Everyone loves their turkey and gravy. And of course, family favorites are the pumpkin pie and candied sweet potatoes.
But what makes the Thanksgiving meal complete for me has always been the stuffing.
When it's my turn to cook for the holiday (which, by the way, is never a chore because I love preparing big meals) I always make sure to mix a large bowl of stuffing.
Tribune Chronicle photos / Brenda J. Linert
No Thanksgiving meal is complete without stuffing. Depending on the size of the turkey, the stuffing might all fit inside, or the leftover mixture can be wrapped in foil and baked alongside the bird. Stuffing is shown in a roasted chicken.
Depending on the size of the turkey, it might all fit inside, or the leftover mixture can be wrapped in foil and baked alongside the bird.
I start with a full loaf of white bread, breaking it piece-by-piece into small chunks.
Next I thinly chop the celery, usually about two stalks will do the trick. If the stalks are too wide, cut it length-wise before chopping.
King-sized loaf of white bread
2 stalks of celery, thinly chopped
3 onions, chopped
10 eggs (approx.)
1 stick margarine, melted
1/2 teaspoon black pepper
1/2 teaspoon poultry seasoning
1/2 teaspoon ground ginger
Break bread into small chunks. Add celery and onions and melted butter. Add eggs until mixture is moist, but not dripping wet. Stir in seasonings and mix well. Stuff in turkey and cook, or bake separately in a 350-degree oven for 45 minutes.
Then I add three onions, finely chopped.
Some folks also add chopped green peppers, but I prefer to omit that vegetable. If you choose to go that route, one finely chopped pepper should suffice without overpowering the other veggies in the mixture.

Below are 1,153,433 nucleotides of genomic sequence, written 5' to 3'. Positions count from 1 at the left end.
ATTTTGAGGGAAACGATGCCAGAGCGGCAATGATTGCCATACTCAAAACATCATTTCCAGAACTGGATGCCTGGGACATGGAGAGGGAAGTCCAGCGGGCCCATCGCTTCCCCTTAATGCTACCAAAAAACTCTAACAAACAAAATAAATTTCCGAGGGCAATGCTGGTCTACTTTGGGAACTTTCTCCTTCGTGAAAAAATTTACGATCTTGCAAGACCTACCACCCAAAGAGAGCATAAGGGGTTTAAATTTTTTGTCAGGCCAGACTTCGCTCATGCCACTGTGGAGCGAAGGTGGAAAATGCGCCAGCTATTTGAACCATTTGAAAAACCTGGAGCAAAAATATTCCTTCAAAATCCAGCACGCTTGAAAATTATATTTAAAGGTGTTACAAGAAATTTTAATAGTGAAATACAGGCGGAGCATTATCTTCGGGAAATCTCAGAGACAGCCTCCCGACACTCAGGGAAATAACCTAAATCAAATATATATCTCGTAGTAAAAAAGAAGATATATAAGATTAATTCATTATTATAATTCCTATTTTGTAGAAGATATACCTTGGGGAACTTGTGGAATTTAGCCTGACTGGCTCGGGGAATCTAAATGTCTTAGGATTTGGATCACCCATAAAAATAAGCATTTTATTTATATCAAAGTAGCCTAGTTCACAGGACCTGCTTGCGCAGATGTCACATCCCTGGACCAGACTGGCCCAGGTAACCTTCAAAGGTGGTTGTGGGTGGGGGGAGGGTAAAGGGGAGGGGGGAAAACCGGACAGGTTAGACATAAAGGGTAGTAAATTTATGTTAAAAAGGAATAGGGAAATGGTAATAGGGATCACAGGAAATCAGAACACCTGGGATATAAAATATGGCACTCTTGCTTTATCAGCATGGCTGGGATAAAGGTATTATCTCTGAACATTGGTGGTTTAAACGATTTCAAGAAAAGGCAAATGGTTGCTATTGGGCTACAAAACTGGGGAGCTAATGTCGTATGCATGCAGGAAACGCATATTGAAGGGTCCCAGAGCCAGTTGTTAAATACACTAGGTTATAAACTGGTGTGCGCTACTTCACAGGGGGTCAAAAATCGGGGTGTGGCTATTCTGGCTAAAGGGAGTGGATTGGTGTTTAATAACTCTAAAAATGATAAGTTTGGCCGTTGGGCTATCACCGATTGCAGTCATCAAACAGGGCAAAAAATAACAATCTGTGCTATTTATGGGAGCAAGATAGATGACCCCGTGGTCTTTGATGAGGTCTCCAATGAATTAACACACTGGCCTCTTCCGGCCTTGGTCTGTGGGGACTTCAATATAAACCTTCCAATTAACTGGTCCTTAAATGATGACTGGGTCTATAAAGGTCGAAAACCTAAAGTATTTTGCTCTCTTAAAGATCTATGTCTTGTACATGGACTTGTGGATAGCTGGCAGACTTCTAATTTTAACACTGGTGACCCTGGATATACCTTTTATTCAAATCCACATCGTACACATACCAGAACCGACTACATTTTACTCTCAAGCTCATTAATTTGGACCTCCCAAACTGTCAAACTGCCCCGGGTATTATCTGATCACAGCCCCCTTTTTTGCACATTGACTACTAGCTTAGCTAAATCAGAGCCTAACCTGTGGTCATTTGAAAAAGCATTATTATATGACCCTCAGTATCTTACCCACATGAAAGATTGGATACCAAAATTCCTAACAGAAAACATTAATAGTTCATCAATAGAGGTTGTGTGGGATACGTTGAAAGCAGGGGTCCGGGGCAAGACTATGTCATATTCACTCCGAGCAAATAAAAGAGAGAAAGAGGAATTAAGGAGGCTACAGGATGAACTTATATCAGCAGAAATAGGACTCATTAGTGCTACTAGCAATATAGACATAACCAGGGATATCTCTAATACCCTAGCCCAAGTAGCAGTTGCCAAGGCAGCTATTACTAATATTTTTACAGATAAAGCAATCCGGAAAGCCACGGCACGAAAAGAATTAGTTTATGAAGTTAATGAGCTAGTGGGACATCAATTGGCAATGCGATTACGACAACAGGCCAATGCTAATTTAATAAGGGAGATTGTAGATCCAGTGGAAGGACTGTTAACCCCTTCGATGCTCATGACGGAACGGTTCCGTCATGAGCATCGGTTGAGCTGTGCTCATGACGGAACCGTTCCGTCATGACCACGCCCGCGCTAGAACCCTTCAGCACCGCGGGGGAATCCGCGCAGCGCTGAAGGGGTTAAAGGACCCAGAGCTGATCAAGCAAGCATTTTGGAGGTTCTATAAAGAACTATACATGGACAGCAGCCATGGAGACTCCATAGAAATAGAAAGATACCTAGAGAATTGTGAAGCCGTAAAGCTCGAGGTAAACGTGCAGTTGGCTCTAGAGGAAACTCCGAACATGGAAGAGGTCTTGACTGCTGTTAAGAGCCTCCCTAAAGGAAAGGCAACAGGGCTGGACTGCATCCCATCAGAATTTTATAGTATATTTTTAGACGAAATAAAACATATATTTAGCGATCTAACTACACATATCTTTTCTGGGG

Next, melt one stick of margarine and add it to the bread mixture.
Now come the eggs.
Using the right amount of eggs for the stuffing can be a bit tricky. I usually use about 10, but that can vary by one or two, depending on size. To be sure I'm not adding too many, I always start by mixing about eight eggs in a separate bowl and then adding them to the mixture. Stir well. At that point you should be able to judge if you need more eggs by looking at how moist your stuffing is. It should be thoroughly moist, but not dripping wet.
Usually you will find that you need at least one or two more eggs to make the concoction the right level of dampness.
Finally, stir in the seasonings - 1/2 teaspoon each of ground black pepper, poultry seasoning and ground ginger.
Mix well, and you are ready to stuff.
Make sure your poultry is cleaned out and rinsed with cold water. After that, I like to sprinkle the inside of the bird with more ground ginger and poultry seasoning. Then I simply spoon the mixture into the turkey.
If I have any leftover stuffing mix that won't fit into the bird, I spray a sheet of aluminum foil with non-stick cooking spray and then spoon the remainder of the stuffing onto the foil and wrap it.
Cook the turkey according to the cooking instructions. Any additional stuffing, wrapped in foil, should be stored in the refrigerator until you have about 45 minutes left on the turkey's cook time. Place the foil-wrapped stuffing on a small cookie sheet and place it alongside the turkey in a 350-degree oven for about 45 minutes.
The finished product can be sliced or spooned out of the turkey into a serving bowl.
And as a simple food safety reminder, always remove all the cooked stuffing from inside the turkey before storing it in the refrigerator. This allows everything to cool properly and helps avoid any cases of food poisoning that could put an unpleasant end to your holiday.